Donald Lambro

WASHINGTON -- The question that cries out for answers in the Virginia Tech massacre is, why didn't anyone pull together all of the psychopathic clues about Cho Seung-Hui before he went on his killing rampage?

Those clues have been tumbling out in the aftermath of the worst mass murder in American history by a single gunman. They inexorably lead to one painful inquiry: How could the university system allow Cho to stay on campus and attend classes when so many people knew he was a deeply disturbed, mentally ill young man who frightened students and teachers alike?

An English teacher was deeply troubled by his bizarre writings about death and killings, and his sullen, uncommunicative behavior in class. That behavior reached a point where she came to class to find most of her students absent because they were afraid of Cho, who talked to no one and took pictures of them. His classmates sensed something was very wrong with him.

Another teacher chose to tutor Cho separately, urging him to seek out counseling, which he refused to do. She notified her superiors, but it seems they felt powerless to act, and we now know that no one looked into the senior English major's troubled past until it was too late.

Then more troubling reports of his past came out. He had approached and messaged two women in separate incidents, which they reported to the university security authorities. No charges were filed against him, but he underwent an examination at a mental-health facility following a temporary detention order signed by a judge.

The judge checked off the box that said Cho may be suicidal, but did not check off the box suggesting he could be danger to others. The mental-health-examination documents record that he was "depressed" but did not represent a threat to others or require involuntary treatment.

But the insane rantings in his computer and the menacing, gun-wielding videos and hate writings he sent to NBC News fully revealed a deranged man who foretold of his plans to kill as many people as he could before taking his own life.

"You forced me into a corner and gave me only one option. The decision was yours. Now you have blood on your hands that will never wash off," he said on the video he had recorded, probably long before last week's deadly events unfolded.

These and other signs were there for anyone who took the trouble to examine this man's psychotic past and "connect the dots," the famous line about the trail of clues that led up to the 9/11 attacks on America.

"Every day, every hour, more people came forward who knew that something was deeply wrong with Cho Seung-Hui. Teachers, roommates, classmates from college, high school, middle school -- people knew," reporter Marc Fisher wrote in The Washington Post.

"And people acted. Not all of them, and not all in loud and useful ways, but some who were disturbed by Cho's actions and words did what we would want them to do. They told somebody. And still, here we are. Why?" Fisher asked.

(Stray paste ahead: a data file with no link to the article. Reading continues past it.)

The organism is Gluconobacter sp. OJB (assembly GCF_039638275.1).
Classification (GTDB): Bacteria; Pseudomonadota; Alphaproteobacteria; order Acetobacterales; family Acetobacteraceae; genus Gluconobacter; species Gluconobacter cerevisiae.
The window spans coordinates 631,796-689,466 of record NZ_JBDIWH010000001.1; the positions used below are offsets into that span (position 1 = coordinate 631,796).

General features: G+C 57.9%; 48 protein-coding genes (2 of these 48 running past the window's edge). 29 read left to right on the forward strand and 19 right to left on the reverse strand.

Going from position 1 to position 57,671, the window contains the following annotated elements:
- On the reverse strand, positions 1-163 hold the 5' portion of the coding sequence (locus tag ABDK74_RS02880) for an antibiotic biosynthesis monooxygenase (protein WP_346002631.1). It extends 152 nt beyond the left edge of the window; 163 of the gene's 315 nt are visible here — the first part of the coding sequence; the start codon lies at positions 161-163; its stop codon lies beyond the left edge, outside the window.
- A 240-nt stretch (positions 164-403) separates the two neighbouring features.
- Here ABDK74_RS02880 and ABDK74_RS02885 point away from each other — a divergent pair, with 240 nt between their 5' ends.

But what could have been done? Well, how is it that when he refused mental counseling, he was allowed to remain in class? Or, for that matter, remain at the university?

University officials have a responsibility to help individual students who are distressed or troubled, but they have a larger responsibility to provide a safe, secure environment for their student body and faculty. Clearly, they failed in that solemn responsibility.

If the events leading up to the slaughter at Virginia Tech sound familiar, that's because the very same thing happened at Columbine High School in Littleton, Colo., eight years ago. Two teenage killers, Dylan Klebold and Eric Harris, went on a rampage that they, too, had meticulously planned out. And, like Cho, they had left a computer and paper trail of their deadly intentions.

They "wrote school papers about their plan. They put up a Web site about it.

Harris even wrote in court documents that he was homicidal and suicidal," Fisher recounted. "People knew. Still, Columbine happened."

A special commission is being appointed by the governor to examine how the university handled all of this, what was known about Cho's past and what could have been done that might have avoided last week's massacre.

There are some basic lessons to be learned here. Disturbed students need treatment and involuntary hospitalization, if need be, not just student/teacher counseling. Teachers and college officials need to more closely assess a troubled student's past and understand the signs of depression, bipolar disorders, paranoia and homicidal rage. Excessive writings about killing people need to be taken seriously.

Teachers, counselors and students need to be encouraged to talk to school authorities and health professionals about disturbing behavior, and there must be a system in place to examine and respond to such reports.

The lesson of Columbine and Virginia Tech is that many people knew but no one acted preemptively to prevent this tragedy from occurring.


Donald Lambro

Donald Lambro is chief political correspondent for The Washington Times.